nOver the years surfers have saved many lives at Grand
Haven and around the Great Lakes. They also have a good record of
participation with official agencies and other safety groups.
nSurfers are always out surfing on rough days, often in
the vicinity of rip current and pier emergency incidents and usually the first
able to respond.Fully-clothed,
uninjured pier wash-off victims can usually survive approximately 7
nSurfers have tethered flotation devices (surfboards) and
are experts at going through, over, around and under waves.They know the layout of the surf and where
to seek safer potential pick-up areas away from wave impact zones.
nPaddle rescue boards, which are very similar to
surfboards, have been used by surf rescue teams worldwide for almost 150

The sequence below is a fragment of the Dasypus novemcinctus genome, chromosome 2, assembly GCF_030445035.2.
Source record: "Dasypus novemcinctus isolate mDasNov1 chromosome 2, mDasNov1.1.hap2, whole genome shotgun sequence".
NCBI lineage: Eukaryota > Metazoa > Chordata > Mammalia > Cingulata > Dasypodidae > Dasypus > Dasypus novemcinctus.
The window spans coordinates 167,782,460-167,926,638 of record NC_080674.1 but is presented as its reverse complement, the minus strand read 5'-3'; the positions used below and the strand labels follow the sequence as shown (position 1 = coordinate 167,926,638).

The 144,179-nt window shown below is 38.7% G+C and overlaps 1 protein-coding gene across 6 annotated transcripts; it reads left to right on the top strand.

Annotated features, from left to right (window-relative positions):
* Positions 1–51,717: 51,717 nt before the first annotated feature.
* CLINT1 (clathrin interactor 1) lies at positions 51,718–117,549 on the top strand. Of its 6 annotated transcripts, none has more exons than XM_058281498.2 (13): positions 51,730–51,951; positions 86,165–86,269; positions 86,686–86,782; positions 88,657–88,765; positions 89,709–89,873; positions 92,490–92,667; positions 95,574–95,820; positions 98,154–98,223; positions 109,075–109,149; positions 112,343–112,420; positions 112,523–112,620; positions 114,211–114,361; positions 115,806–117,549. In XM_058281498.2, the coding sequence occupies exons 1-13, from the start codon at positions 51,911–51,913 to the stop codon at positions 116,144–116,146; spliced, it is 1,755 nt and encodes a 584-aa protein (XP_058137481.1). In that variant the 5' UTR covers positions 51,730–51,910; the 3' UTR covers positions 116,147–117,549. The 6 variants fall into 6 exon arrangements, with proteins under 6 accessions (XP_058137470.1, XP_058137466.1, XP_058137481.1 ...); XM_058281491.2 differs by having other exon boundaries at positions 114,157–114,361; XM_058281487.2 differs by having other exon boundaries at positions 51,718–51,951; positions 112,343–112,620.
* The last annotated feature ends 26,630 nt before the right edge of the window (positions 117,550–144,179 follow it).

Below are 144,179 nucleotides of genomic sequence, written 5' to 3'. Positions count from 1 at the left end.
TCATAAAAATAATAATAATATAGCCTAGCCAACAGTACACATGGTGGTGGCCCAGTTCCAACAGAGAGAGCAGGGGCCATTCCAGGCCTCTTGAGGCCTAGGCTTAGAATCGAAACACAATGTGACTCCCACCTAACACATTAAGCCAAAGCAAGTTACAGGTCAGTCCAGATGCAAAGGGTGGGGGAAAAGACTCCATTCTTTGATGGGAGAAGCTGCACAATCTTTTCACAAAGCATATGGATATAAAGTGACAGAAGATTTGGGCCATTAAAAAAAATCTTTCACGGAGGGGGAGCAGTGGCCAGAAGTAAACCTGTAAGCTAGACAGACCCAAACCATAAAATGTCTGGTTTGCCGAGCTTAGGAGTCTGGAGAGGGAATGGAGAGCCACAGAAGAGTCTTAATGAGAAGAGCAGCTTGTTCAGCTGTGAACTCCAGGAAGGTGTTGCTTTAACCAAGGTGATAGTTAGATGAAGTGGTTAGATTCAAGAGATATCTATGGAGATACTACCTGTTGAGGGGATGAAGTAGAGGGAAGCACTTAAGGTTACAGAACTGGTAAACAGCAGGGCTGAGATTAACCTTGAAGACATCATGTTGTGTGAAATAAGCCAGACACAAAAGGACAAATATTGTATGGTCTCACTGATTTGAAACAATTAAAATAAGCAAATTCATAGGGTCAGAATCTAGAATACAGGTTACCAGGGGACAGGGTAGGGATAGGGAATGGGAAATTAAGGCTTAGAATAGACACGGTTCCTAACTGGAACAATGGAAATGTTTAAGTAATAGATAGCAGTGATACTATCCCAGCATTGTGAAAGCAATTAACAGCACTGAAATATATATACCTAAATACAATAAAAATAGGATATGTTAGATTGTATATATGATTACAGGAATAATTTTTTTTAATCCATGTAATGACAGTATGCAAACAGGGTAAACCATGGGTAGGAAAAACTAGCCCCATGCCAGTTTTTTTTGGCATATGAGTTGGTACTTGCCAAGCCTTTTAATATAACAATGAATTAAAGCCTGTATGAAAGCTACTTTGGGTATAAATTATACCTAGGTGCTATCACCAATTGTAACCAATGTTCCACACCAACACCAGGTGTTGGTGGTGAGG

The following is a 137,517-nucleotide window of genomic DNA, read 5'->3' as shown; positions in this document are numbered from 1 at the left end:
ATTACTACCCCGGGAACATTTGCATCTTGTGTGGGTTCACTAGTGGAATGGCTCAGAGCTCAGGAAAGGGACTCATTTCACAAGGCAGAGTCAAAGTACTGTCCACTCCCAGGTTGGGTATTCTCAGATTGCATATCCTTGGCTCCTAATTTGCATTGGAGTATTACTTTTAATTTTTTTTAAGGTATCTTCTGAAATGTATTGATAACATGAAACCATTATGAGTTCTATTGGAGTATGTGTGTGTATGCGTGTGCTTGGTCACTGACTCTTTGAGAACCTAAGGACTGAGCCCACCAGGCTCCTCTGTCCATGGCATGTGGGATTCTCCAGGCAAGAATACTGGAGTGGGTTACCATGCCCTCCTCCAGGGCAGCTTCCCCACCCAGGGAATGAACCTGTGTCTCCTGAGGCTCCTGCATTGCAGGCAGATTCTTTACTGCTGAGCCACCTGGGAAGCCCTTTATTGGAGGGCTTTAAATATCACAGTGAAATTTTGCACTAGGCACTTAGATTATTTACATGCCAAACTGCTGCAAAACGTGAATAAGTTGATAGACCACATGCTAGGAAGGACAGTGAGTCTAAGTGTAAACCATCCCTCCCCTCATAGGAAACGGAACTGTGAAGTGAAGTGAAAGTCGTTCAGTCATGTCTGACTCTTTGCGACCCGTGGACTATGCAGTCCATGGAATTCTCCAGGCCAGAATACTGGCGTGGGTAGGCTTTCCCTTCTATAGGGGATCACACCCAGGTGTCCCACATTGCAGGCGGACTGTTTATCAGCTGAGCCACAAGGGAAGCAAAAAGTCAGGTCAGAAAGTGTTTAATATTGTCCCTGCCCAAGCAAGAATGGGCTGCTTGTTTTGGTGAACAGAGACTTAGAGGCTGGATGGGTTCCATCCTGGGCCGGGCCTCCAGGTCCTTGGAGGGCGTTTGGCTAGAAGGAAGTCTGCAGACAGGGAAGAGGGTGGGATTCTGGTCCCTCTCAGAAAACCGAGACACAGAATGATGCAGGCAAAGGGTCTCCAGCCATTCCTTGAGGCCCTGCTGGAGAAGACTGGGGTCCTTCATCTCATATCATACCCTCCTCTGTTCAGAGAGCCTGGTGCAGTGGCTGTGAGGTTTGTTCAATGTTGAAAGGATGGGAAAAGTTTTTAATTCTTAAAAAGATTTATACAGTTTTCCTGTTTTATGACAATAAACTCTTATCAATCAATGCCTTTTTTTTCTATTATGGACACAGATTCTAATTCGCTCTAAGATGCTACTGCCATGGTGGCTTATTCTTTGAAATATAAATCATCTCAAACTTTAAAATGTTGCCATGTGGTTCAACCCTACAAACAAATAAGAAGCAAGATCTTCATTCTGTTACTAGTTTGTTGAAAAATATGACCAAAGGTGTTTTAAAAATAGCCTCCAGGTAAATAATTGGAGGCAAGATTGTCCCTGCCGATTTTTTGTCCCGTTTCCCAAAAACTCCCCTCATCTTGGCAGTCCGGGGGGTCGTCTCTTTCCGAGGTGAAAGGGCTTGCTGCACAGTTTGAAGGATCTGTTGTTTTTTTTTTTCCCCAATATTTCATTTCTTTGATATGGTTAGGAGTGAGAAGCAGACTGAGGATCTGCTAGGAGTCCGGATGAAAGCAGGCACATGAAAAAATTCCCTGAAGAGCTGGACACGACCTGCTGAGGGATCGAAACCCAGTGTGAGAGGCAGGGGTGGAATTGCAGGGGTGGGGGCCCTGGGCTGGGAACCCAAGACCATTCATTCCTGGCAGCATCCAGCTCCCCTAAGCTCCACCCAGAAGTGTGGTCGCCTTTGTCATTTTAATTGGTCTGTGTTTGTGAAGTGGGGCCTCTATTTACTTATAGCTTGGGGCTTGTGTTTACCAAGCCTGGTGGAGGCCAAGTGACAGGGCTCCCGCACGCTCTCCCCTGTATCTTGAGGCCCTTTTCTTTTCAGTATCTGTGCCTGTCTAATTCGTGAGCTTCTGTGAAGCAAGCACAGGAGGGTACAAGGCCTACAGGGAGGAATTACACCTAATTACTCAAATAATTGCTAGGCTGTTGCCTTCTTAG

nSurfboards get into tight places such as next to piers
where other rescue craft cannot go and get a victim to more open areas where
rescue craft can make a pick-up.
nIn extremely rough conditions surfers are the only ones
who have the ability to make a rescue.This was proven at Grand Haven November 10, 1975, when three Grand
Haven surfers battled 14+ ft. waves in the dark for an hour and a half
rescuing one of three boys washed off the south pier. They were awarded
Congressional Gold Life Saving Medals.
nAfter awarding the medals the Admiral of the U.S. Coast
Guard looked the three surfers straight in the eye and said:“We need your help.”
Smolenski surfing the south pier.
One of the three
Gold Life Saving Medals awarded to surfers for the 1975 rescue at Grand Haven,
at the same hour that the Edmund Fitz-gerald went down.
A Silver Life
Saving Medal was awarded to a surfer for the rescue of two boys off the pier
at Sheboygan WI in 1992.